Sunday, May 27, 2012

I Have To Be Intentional As A Parent

Being intentional. I have to constantly be intentional as a parent. The moment I drop my guard or get distracted or relaxed, the world swoops in to carry off my kids.

At least it tries to.

I feel very strongly about raising my children to be sold out warriors for the Lord. But I have to be intentional about it. I’ve watched mistakes I’ve made and I’ve watched other families and I’ve seen how easily Satan can slip in and steal my children’s hearts. How easily he can water-down the truth. Confuse. Distort.

I have to prioritize my faith and my walk with God for my children are not only watching me, they are following my example.  It’s not enough for me to go to church. It’s not enough for me to have values. I need to apply them.  I need to live them out. My children need to see that God’s Word is important to me. I can’t just say, “Follow this verse.”  My children need to see that I’m reading the Bible for myself and studying what God’s word says. That I’m growing.

My children watch me. Do I prioritize living a life for God? Or do I rationalize away my attitude and actions at times? Do I pray? Not just at dinnertime or on Sundays – but do I pray when I’m hurting, fearful, or rejoicing in a blessing?

Just exactly what does my faith mean to me?

I have to be intentional. I can’t rely on the church or a Christian school to teach my kids. I can’t expect that simply because they attend youth group that they will live a life for the Lord. I can’t expect that once they are out of my house and possibly live somewhere else, that they will choose to attend a church and be involved in one on their own…unless I’ve also put a high priority on being involved in church.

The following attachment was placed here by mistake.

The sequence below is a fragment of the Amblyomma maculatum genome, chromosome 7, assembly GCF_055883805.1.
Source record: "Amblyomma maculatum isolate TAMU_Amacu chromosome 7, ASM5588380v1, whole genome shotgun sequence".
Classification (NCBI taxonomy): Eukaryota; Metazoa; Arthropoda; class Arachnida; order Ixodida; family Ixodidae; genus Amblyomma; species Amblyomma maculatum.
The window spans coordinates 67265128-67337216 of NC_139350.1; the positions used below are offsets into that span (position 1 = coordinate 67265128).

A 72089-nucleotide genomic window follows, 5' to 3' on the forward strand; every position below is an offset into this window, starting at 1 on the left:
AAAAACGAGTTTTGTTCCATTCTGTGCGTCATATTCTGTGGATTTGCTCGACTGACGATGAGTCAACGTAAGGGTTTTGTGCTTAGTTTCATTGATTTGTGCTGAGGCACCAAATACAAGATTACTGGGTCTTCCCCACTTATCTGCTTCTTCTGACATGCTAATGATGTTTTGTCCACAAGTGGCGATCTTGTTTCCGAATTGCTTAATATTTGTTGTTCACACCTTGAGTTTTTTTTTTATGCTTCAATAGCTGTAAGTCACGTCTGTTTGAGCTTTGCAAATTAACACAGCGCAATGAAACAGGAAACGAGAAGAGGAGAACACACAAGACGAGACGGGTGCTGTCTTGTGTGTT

If I simply say, “I believe” but yet don’t put that belief into action – how can I possibly expect my children to? How can I expect them to have the roots and foundation to stand on, if I haven’t been intentional about giving them those very tools while they were in my home – in my care?

Time is limited. The window of opportunity is so short for me to play a big part in molding and shaping my precious children’s lives. I have to be intentional. Every day.


Kathleen Fischer said...

Great post Dionna! I whole-heartedly agree!! Is seems the moment we let our guard down, the weeds sprout up and begin to threaten the work we have done in the planting of love, faith and grace in our children's lives. Just this morning I was thinking of the phrase "A stitch in time saves nine." Seems like it is rarely used anymore, but it is still so powerful and relates to relationships as much as it does to chores. I don't know about anyone else, but I find that if I let some "issue" go for too long without tending to it, it just seems to get worse rather than better? ... more difficult, more tangled, more rooted. Do you find this to be true as well? It reminds me of the curse in the garden, but related to raising families. We need to work consistently in the garden of our family to keep the weeds from entering in and taking over. The other key I find is that all my effort must be bathed in prayer so the Lord guides my efforts as a parent, rather than my flesh! Ugh - I hate when my flesh and fears take over!
So, thanks for the post. It was just what I needed for encouragement this morning!

Dionna said...

Yes, Kathleen. Most "issues" do not resolve themselves on their own but deepen. However, sometimes, if I let something sit a little bit, I can attend to it better with a calmer and more focused heart instead of reacting rashly or emotionally. :)